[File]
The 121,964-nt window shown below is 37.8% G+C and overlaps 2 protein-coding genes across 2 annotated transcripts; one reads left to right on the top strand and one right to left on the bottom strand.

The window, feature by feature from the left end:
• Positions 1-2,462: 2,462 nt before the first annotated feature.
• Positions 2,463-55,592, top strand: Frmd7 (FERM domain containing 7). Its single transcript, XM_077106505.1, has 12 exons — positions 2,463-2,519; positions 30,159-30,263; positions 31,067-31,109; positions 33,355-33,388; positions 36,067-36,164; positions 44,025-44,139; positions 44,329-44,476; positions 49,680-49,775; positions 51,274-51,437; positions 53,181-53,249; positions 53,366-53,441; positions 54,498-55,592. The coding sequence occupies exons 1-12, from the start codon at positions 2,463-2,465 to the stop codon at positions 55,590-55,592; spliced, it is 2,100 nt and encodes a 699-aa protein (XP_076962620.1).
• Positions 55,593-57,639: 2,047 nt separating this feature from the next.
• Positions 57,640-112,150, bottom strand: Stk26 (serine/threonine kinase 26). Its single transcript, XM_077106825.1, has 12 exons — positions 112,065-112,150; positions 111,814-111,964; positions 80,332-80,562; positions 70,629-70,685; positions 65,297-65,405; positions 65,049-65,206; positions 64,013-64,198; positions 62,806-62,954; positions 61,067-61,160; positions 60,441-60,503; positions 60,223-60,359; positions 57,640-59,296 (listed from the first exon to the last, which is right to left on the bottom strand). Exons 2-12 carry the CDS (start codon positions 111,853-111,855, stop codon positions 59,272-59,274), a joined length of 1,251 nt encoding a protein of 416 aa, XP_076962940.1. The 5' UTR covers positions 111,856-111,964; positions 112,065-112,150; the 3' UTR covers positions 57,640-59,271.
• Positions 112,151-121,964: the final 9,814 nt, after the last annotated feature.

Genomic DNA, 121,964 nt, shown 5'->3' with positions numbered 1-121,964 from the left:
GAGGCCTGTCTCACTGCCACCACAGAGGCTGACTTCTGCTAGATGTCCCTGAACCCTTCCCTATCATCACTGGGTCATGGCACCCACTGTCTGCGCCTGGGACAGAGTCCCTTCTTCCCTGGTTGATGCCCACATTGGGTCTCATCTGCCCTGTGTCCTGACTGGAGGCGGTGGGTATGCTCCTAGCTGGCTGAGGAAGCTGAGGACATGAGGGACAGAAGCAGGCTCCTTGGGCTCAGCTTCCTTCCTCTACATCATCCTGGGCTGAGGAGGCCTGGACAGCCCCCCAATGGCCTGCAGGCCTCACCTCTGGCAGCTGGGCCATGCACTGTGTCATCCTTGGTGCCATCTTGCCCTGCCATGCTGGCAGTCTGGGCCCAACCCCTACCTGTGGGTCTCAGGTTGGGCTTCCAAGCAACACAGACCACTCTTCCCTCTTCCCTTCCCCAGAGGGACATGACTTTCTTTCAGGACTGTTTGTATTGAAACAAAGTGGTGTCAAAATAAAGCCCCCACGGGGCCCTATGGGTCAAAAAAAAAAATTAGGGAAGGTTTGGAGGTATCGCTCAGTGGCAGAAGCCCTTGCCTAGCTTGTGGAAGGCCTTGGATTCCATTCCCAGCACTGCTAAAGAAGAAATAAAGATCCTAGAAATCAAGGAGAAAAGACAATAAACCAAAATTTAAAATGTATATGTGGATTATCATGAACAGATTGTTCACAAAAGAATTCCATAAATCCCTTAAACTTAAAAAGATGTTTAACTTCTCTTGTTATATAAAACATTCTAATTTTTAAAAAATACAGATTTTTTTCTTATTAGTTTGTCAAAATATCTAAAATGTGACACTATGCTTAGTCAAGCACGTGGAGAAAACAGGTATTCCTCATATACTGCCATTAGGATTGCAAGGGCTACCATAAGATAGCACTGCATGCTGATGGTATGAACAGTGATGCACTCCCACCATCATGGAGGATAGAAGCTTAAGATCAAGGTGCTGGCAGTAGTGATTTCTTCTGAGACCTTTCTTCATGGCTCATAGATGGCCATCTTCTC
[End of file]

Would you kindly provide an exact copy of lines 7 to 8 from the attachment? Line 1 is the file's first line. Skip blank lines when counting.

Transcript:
• Positions 112,151-121,964: the final 9,814 nt, after the last annotated feature.

Genomic DNA, 121,964 nt, shown 5'->3' with positions numbered 1-121,964 from the left: